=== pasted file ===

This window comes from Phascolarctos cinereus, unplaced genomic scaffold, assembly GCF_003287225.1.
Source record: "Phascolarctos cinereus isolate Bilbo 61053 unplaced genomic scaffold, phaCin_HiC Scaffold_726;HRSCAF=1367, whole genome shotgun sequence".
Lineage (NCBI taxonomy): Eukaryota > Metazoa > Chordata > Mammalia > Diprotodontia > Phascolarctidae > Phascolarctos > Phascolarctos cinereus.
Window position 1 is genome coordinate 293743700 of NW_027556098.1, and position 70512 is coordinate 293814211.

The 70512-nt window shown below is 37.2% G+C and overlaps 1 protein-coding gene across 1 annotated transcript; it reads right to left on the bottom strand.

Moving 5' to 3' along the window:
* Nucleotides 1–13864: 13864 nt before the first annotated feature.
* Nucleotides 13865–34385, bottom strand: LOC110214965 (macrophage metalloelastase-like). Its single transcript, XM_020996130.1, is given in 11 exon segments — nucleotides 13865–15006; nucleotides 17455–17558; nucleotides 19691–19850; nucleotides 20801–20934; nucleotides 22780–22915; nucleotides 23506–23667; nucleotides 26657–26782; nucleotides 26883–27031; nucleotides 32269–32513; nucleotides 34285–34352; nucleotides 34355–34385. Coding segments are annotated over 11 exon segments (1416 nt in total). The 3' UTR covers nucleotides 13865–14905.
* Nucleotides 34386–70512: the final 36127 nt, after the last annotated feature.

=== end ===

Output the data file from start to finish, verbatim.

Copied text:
This window comes from Phascolarctos cinereus, unplaced genomic scaffold, assembly GCF_003287225.1.
Source record: "Phascolarctos cinereus isolate Bilbo 61053 unplaced genomic scaffold, phaCin_HiC Scaffold_726;HRSCAF=1367, whole genome shotgun sequence".
Lineage (NCBI taxonomy): Eukaryota > Metazoa > Chordata > Mammalia > Diprotodontia > Phascolarctidae > Phascolarctos > Phascolarctos cinereus.
Window position 1 is genome coordinate 293743700 of NW_027556098.1, and position 70512 is coordinate 293814211.

The 70512-nt window shown below is 37.2% G+C and overlaps 1 protein-coding gene across 1 annotated transcript; it reads right to left on the bottom strand.

Moving 5' to 3' along the window:
* Nucleotides 1–13864: 13864 nt before the first annotated feature.
* Nucleotides 13865–34385, bottom strand: LOC110214965 (macrophage metalloelastase-like). Its single transcript, XM_020996130.1, is given in 11 exon segments — nucleotides 13865–15006; nucleotides 17455–17558; nucleotides 19691–19850; nucleotides 20801–20934; nucleotides 22780–22915; nucleotides 23506–23667; nucleotides 26657–26782; nucleotides 26883–27031; nucleotides 32269–32513; nucleotides 34285–34352; nucleotides 34355–34385. Coding segments are annotated over 11 exon segments (1416 nt in total). The 3' UTR covers nucleotides 13865–14905.
* Nucleotides 34386–70512: the final 36127 nt, after the last annotated feature.